When Religion Becomes Political: Understanding the Historical Roots of Zionism


Zionism, and the ideology it promulgates, is rarely viewed through the lens of its victims. Broadly defined as the “national liberation movement for the Jewish people,” Zionism pays no homage to those who  suffered from its colonial attitudes. Early Zionist leaders were both the victims of anti-Semitism and the willing agents of imperialist and chauvinistic supremism. The question remains: to what degree did the secularization and politicization of Judaism, via the Zionist ideology, lead to the creation of Israel and its subsequent discriminatory policies towards its non-Jewish population? Revisiting the early history of Zionism displays a striking similarity in the rhetoric and goals of a Jewish state to present-day Israel, revealing that exclusion, whether welcome or not, was bound to happen.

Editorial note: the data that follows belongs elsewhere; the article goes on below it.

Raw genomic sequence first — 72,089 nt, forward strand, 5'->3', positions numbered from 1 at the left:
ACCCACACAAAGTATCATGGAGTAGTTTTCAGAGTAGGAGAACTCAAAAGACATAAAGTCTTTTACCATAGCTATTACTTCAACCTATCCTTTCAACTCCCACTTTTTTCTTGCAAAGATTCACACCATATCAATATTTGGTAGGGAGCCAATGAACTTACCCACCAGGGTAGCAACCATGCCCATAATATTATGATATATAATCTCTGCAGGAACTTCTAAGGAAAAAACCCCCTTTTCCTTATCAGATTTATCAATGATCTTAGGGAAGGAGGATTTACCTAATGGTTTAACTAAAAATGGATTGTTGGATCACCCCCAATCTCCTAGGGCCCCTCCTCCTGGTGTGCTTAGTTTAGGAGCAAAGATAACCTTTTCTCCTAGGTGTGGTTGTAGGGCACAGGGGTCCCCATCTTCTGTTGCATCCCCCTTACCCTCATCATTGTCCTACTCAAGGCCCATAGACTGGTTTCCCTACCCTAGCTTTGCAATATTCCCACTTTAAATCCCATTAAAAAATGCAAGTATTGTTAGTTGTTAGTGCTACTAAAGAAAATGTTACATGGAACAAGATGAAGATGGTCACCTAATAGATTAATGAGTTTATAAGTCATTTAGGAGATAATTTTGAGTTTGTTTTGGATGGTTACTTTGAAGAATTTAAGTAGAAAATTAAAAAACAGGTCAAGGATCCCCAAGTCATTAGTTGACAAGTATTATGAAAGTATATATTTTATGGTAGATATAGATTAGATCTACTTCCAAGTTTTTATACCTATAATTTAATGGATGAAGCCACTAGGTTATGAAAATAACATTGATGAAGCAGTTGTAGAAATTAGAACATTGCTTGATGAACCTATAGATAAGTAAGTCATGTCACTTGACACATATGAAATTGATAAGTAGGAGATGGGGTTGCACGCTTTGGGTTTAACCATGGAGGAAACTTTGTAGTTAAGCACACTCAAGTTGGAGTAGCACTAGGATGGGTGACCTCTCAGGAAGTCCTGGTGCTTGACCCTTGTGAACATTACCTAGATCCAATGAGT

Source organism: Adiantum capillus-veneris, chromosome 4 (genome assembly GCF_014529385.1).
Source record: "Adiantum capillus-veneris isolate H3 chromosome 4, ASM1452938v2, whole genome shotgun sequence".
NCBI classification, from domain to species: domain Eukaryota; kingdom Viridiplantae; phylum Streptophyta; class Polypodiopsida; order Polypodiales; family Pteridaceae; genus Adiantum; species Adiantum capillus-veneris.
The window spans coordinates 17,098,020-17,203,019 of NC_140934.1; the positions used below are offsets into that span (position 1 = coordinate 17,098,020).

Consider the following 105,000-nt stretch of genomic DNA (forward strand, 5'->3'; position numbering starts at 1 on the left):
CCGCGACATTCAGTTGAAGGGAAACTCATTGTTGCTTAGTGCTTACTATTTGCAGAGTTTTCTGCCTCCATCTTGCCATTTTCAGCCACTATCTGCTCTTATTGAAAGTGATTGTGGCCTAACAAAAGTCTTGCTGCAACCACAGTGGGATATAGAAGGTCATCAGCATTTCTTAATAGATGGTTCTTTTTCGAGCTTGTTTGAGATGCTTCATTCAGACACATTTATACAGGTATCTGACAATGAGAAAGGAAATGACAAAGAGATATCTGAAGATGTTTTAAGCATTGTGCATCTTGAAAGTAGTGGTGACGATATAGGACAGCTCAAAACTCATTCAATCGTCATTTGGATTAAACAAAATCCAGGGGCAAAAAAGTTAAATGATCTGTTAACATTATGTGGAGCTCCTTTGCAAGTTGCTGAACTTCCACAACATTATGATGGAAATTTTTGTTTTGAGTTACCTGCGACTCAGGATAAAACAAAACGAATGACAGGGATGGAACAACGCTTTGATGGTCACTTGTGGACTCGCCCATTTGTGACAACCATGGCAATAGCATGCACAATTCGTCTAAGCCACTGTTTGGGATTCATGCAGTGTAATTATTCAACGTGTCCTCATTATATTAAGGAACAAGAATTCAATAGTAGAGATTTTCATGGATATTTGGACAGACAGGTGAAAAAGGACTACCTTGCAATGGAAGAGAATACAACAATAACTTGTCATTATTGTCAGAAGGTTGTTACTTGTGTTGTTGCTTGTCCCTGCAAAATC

Political Zionism, which dates back to the late 1800’s, was an ideological mechanism for gathering international support for an exclusively Jewish state. While Theodor Herzl may have been the founder of political Zionism, his ideas date back to other Jewish intellectuals: Moses Hess, Leo Pinsker, and Ahad Ha’am. These are but a few of the many people that were akin in their conclusion that all roads lead to Zion. Zionism was conceived as a solution, and perhaps an offshoot, for challenges facing Europe in the nineteenth century.